2nd & 3th N.U.T.S. Workshops Gulu University Naples FEDERICO II University 4 – Waves 2nd & 3th NUTS Workshop ( Jan 2010) Wave Motion Waves are everywhere: Earthquakes, vibrating strings of a guitar, light from the sun; a wave of heat, of bad luck, of madness… Something moving, passing by, bringing a change and then going away, sometimes without a trace… Some waves are man-made: radio waves, mexican wave, microwaves, annoying sound waves of a physics lecture, crime wave rap music blaring out of an audio system in a car, on the crest of a wave, …. Waves Appl. 4- Waves 2 2nd & 3th NUTS Workshop ( Jan 2010) Wave Definition A wave is a travelling disturbance that transports energy but not matter. Mechanical waves require • • • Some source of disturbance A medium that can be disturbed Some physical connection between or mechanism through which adjacent portions of the medium influence each other All waves carry energy and momentum 4- Waves 3 2nd & 3th NUTS Workshop ( Jan 2010) Free Harmonic Oscillations & Sinusoidal Motion y (t ) A sin( t ) A sin( 2ft ) y height of the object with respect to its equilibrium position; A amplitude of the oscillations; ω 2πf angular frequency (in rad/s); f = 1/T regular frequency (in Hertz or cycles per second or s-1); T period of oscillations (in seconds) 4- Waves 4 2nd & 3th NUTS Workshop ( Jan 2010) Wavelength Waves are characterised by the same variables as the oscillation: amplitude, frequency, period, energy… But they have much more, because they propagate in space… l 4- Waves The two basic new parameters are: wavelength and wave speed 5 2nd & 3th NUTS Workshop ( Jan 2010) How to Calculate the Speed of a Traveling Wave? Some poles that are placed a wavelength l apart. The oscillations at the poles are always in phase. Time taken by a crest to travel between two consecutive poles = Period of the oscillation =T (exactly the time between two consecutive crests at a same pole!). l The wave speed, v, can be calculated as: v λ T 4- Waves 6 λf 2nd & 3th NUTS Workshop ( Jan 2010) Wave Motion (a travelling wave) l NO direct connection between the wave speed: v T and the speed of the oscillating material particles: v y (t ) 4- Waves dy λ A cos(t ) dt 7 2nd & 3th NUTS Workshop ( Jan 2010) How to Calculate the Frequency of a Travelling Wave? v l Blue light has shorter v f lf wavelength than red light; what about their frequencies? l T Sound and light are very different types of waves (cfr. later) When they have the same wavelength: which has the higher frequency? Free Harmonic Waves: Sinusoidal waves where the crests move with a constant speed, while the material elements oscillate harmonically. A sin( 2ft .....) or A cos( 2ft .....) What is missing here ?? 4- Waves 8 2nd & 3th NUTS Workshop ( Jan 2010) Transverse Waves material velocity wave speed Electric Field Transverse wave – material elements (medium) move (or variable Electric and Magnetic Field change) perpendicularly to the direction of wave propagation 4- Waves 9 2nd & 3th NUTS Workshop ( Jan 2010) Longitudinal Waves In a longitudinal wave the particle displacement is parallel to the direction of wave propagation. The animation shows a one-dimensional longitudinal plane wave propagating down a tube. The particles do not move down the tube with the wave; they simply oscillate back and forth about their individual equilibrium positions. Pick a single particle and watch its motion! The wave is seen as the motion of the compressed region (i.e. it is a pressure wave), which moves from left to right. 4- Waves 10 2nd & 3th NUTS Workshop ( Jan 2010) Transverse vs. Longitudinal Wave Both propagate from left to right, but cause disturbances in different directions, Dy and Dx. wavelength, l Dx(t ) Ax cos(t ) wavelength, l 4- Waves 11 2nd & 3th NUTS Workshop ( Jan 2010) Waves on a Spring 4- Waves 12 2nd & 3th NUTS Workshop ( Jan 2010) Harmonic Waves are not the only Possible Type of Waves! A wave can also have the shape of a propagating impulse. True for both transverse and longitudinal waves. 4- Waves 13 2nd & 3th NUTS Workshop ( Jan 2010) Wave Train An harmonic wave and a pulse are extreme cases. Intermediate case = a wave train = a finite duration sinusoidal 4- Waves 14 2nd & 3th NUTS Workshop ( Jan 2010) Mathematical Description of an Harmonic Wave y x l • Features to incorporate: at any space point the wave produces harmonic oscillations as: y(x) = Aycos(ωt+φ) ω angular frequency , φ initial phase If we “freeze” the wave in time, an harmonic function results in space: y(x) = Aycos(kx+φ) what is k ? If we freeze the wave and move 1 wavelength λ along it, the same level of disturbance y has to be found Therefore, it must be kλ=2π so that y ( x l ) A y cos( k ( x l ) ) A y cos( kx 2 ) y ( x ) 4- Waves 15 2nd & 3th NUTS Workshop ( Jan 2010) Time and Space in Harmonic Waves y ( t ) A y cos( t ) y ( x ) A y cos( kx ) phase k l 2 k 2 / l k is measured in m-1. What is its meaning? tells us every how many times per meter it is going to happen k / 2 to have a crest, freezing the time. / 2 f tells us every how many times per second there is a crest if the angular frequency position is frozen and the wave propagates y x l k is pretty much the same for space as is for time! k behaves like a spatial frequency and is usually called the “wave number” 4- Waves 16 2nd & 3th NUTS Workshop ( Jan 2010) Waves: Space and Time 1 x l y y ( t ) A y cos( t ) 2 / T T is period in time y ( x ) A y cos( kx ) k 2 / l l is period in space How do we combine the two equations (in time and in space)? 4- Waves 17 2nd & 3th NUTS Workshop ( Jan 2010) Waves Time and Space 2 At one specific point in space, x0, kx0 At one specific instant t0 , = t0 2 / T 2 f k 2 / l l v ; k f 2 f v kv v y ( x , t ) A y cos( kx t ) A y cos( kx k v t ) A y cos[ k ( x v t )] A crest at a point, where Position of the crest k ( x vt ) 0 x vt It is moving with wave speed v !!! 4- Waves 18 2nd & 3th NUTS Workshop ( Jan 2010) Harmonic Waves: Summary y ( x , t ) A y cos( kx t ) equation of a harmonic wave y ( x , t ) A y cos[ k ( x v t )] the same equation, in a form emphasizing propagation along x axis and wave speed v y ( x , t ) A y cos[ k ( x v t )] what would this one stand for? - v is changed to + v , the wave is propagating in the negative x direction, from right to left according to usual convention In this case location of a crest is given by cos[ k ( x v t )] 1 x vt 0 4- Waves x vt 19 2nd & 3th NUTS Workshop ( Jan 2010) An Example The figure shows a simple harmonic wave at t = 0, and later at t = 2.6 s. Write a mathematical description of the wave. 4- Waves 20 2nd & 3th NUTS Workshop ( Jan 2010) Wave Fronts Wave front is a continuous line or a surface connecting nearby wave crests. Plane waves Wave fronts = flat surfaces for plane light, radar or sound waves propagating in one direction without spreading Wave fronts = straight lines for ripples on water surface at shore line. “Straight” waves 4- Waves wave fronts 21 2nd & 3th NUTS Workshop ( Jan 2010) Spherical Wave Fronts Wave fronts = spherical surfaces for spherical waves originating from a point source and propagating in 3D space. Wave fronts = circles for waves on water surface originating from a point source. 4- Waves 22 2nd & 3th NUTS Workshop ( Jan 2010) Wave Intensity Wave intensity is the wave power per unit area: I = P/A Plane wave: its intensity remains constant because the wave front area remains constant Spherical wave: its intensity decreases with the distance, r, from the wave source I = P/4r2 4- Waves 23 2nd & 3th NUTS Workshop ( Jan 2010) Wave Interference When two (or more) waves of the same kind propagate through the same space region a composite wave results. (wave interference) It is constructive, when the waves reinforce each other. It is destructive, when they reduce each other’s amplitude. Usually the disturbances (displacements) the waves produce are added algebraically. This is called superposition principle. 4- Waves 24 2nd & 3th NUTS Workshop ( Jan 2010) Superposition of Pulses Constructive Interference Destructive Interference 4- Waves 25 2nd & 3th NUTS Workshop ( Jan 2010) Electromagnetic Waves Electromagnetic waves propagate along a direction perpendicular to electric and magnetic field, with a speed c=3x108 m/s in the vacuum wavelength and frequency are connected as: l 4- Waves c f 26 2nd & 3th NUTS Workshop ( Jan 2010) Electromagnetic Spectrum increasing frequency 4- Waves increasing wavelength 27 2nd & 3th NUTS Workshop ( Jan 2010) E.M. Waves: Frequency and Wavelength in the Vacuum 4- Waves 28 2nd & 3th NUTS Workshop ( Jan 2010) Rays and Wave Fronts In the wave formulation of optics, the mathematical model of thin beams (rays) correspond to lines perpendicular to the wave fronts 4- Waves 29 2nd & 3th NUTS Workshop ( Jan 2010) Light Refraction: Frequency and Wavelength As light travels from one medium to another, its frequency does not change • • Both the wave speed and the wavelength do change The wavefronts do not pile up, nor are created or destroyed at the media interface, so ƒ must stay the same v1 f1 f 2 l1 l2 v1 v2 l1 v2 l2 c / n1 c / n2 n2 n1 So: 4- Waves 30 2nd & 3th NUTS Workshop ( Jan 2010) Refractive Index and Speed of the E.M. Wave When an E.M. Plane wave θ1 traveling through a transparent medium encounters an interface with another transparent medium θ1 θ2 the refraction phenomenon can be described with the mathematical model of rays n2 θ2 corresponding to lines perpendicular to the wave Refraction Index n = c1/c2 fronts (plane) If c2 < c1 (medium 2 is more dense n1 than medium 1) the refracted light beams bends toward the normal to the interface 4- Waves 31 2nd & 3th NUTS Workshop ( Jan 2010) Wavelengths and Colours We see colour when waves of different wavelengths enter our eyes! Light with wavelength of 650 nm appears red when it enters a viewers eye Light with wavelength of 520 nm appears green when it enters a viewers eye Light with wavelength of 470 nm appears blue when it enters a viewers eye 4- Waves 32 2nd & 3th NUTS Workshop ( Jan 2010) Two Different Wavelengths and Colours What happens when two or more waves with different wavelengths reach your eye? Light with both wavelengths 650 nm and 520 nm appears yellow when it enters a viewers eye Light with only wavelength 580 nm ALSO appears yellow when it enters a viewers eye (A DEEPER YELLOW THAN FOR THE CASE ABOVE) 4- Waves 33 2nd & 3th NUTS Workshop ( Jan 2010) What is White Light? Light which is a mixture of all wavelengths of the visible light spectrum It appears WHITE when it reaches your eye No single wavelength (monochromatic) wave appears white when it reaches your eye! 4- Waves 34 2nd & 3th NUTS Workshop ( Jan 2010) Colours of NON Luminous Objects The colour of an object depends on the range of visible light wavelength that it absorbs The absorbed range depends on the chemical properties of the substances composing the objects The light coming from the object and reaching the eye does not have the absorbed range The perceived colour depends on the NOT absorbed range 4- Waves 35 2nd & 3th NUTS Workshop ( Jan 2010) Color of the Sun from under Water The Sun looks yellow, since its radiation intensity has a maximum at l = 550 nm, which is yellow light. Wavelength of this yellow light in water will be l’ = l / nwater = l/1.33 = 413 nm, corresponding to violet light. Is the Sun going to look violet from under water? NO! The only thing that matters is the wavelength inside your eye, which is defined by n of eye vitreous humor. f eye f air 4- Waves l eye l air n air n eye 36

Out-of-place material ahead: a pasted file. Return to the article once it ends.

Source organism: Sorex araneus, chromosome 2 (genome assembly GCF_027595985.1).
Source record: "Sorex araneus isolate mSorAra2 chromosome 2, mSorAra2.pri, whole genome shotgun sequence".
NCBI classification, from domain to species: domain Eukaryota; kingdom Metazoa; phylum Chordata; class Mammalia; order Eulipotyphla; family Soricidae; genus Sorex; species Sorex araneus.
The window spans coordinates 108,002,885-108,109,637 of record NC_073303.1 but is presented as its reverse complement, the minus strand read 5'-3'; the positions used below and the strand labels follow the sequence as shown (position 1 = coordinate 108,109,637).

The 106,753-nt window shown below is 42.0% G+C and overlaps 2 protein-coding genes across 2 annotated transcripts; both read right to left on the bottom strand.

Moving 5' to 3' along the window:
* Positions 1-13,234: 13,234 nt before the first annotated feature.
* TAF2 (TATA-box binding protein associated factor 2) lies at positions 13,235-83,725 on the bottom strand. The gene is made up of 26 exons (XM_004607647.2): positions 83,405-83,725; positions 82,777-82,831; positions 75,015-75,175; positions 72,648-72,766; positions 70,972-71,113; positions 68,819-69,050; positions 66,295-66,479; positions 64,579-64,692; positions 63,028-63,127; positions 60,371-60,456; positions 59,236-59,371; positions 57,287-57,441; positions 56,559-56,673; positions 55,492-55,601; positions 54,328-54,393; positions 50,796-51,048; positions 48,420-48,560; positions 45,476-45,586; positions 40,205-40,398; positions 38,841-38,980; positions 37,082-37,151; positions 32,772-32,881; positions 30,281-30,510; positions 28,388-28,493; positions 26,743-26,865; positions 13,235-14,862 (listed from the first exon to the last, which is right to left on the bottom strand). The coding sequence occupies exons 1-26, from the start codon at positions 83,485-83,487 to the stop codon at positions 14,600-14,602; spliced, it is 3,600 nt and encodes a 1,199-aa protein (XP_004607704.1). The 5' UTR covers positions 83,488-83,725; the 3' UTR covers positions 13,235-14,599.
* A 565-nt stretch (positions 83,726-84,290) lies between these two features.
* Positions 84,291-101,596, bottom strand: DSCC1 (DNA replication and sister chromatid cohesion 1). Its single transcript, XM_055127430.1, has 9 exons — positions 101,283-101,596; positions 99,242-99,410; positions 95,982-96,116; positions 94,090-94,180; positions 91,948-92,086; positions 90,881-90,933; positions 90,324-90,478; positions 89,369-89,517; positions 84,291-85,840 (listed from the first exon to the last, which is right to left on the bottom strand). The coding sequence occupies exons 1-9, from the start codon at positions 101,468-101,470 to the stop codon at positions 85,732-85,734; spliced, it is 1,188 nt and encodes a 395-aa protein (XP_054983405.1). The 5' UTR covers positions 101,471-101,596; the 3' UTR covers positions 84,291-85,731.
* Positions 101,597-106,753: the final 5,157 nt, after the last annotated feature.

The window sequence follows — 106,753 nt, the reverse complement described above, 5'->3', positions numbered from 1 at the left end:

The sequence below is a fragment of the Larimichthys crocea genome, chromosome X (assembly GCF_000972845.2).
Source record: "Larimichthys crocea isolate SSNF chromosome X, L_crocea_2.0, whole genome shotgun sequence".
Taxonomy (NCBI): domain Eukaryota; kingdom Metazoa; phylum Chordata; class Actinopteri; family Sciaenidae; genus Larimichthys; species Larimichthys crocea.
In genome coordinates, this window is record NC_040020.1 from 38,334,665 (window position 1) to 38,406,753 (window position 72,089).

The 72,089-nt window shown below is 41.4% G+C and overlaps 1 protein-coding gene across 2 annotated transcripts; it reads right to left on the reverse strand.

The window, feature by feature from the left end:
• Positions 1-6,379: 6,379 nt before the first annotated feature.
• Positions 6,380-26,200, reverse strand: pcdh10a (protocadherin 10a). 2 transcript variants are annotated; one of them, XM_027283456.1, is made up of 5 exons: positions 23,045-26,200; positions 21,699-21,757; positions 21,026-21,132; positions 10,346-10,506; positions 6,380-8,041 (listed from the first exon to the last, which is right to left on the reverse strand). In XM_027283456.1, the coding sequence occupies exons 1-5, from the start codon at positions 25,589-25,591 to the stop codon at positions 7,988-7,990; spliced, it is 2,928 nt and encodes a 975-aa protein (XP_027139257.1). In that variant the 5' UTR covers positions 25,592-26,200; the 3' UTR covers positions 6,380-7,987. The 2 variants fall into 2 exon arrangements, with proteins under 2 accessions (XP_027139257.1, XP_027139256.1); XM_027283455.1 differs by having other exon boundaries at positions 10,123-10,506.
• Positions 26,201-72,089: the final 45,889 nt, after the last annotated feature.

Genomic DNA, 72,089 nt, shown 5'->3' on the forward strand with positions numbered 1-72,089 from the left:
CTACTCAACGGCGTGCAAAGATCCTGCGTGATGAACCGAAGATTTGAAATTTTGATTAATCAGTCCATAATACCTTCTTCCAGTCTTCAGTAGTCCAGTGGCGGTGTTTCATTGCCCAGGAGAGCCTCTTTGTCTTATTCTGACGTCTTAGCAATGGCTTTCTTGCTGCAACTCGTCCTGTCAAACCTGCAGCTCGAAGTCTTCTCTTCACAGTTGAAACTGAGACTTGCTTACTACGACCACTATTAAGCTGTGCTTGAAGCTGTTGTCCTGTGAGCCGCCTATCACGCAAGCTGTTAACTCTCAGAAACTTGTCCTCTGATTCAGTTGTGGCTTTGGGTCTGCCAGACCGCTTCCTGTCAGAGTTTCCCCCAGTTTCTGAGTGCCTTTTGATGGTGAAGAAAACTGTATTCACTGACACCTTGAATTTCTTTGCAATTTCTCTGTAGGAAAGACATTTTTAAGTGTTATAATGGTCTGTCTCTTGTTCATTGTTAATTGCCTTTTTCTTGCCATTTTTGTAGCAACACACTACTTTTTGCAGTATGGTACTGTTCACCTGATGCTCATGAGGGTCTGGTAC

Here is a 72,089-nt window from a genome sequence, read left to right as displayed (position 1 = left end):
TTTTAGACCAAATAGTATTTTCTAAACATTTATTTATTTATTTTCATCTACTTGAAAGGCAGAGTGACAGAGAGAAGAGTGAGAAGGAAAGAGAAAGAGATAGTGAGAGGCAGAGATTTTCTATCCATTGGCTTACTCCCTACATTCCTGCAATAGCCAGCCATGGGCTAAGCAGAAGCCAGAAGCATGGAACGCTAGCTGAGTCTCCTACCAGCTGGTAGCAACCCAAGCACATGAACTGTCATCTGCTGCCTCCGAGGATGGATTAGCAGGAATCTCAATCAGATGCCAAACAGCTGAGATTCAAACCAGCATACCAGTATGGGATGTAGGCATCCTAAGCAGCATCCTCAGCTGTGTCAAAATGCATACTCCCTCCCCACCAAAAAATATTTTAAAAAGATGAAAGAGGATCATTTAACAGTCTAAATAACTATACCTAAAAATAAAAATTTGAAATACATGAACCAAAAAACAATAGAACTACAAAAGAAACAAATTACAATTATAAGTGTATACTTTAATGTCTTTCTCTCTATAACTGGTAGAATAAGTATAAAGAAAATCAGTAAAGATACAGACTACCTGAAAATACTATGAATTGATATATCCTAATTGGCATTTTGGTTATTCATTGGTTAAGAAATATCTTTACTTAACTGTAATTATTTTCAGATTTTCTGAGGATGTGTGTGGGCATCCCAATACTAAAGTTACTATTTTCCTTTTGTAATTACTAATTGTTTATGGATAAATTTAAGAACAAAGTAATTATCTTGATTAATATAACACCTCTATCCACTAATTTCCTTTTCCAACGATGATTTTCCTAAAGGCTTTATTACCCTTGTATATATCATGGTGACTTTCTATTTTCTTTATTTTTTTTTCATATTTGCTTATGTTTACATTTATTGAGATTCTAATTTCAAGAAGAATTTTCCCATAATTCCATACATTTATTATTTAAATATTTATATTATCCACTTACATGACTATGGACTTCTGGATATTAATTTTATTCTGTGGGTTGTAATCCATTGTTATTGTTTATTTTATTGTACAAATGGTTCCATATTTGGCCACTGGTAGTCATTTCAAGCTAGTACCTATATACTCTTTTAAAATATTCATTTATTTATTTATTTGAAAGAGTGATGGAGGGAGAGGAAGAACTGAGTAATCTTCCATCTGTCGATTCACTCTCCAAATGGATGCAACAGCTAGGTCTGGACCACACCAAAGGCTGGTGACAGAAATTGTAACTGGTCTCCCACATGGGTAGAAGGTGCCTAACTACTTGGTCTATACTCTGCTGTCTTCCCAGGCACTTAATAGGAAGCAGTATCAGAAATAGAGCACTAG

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# 4- Waves - Istituto Nazionale di Fisica Nucleare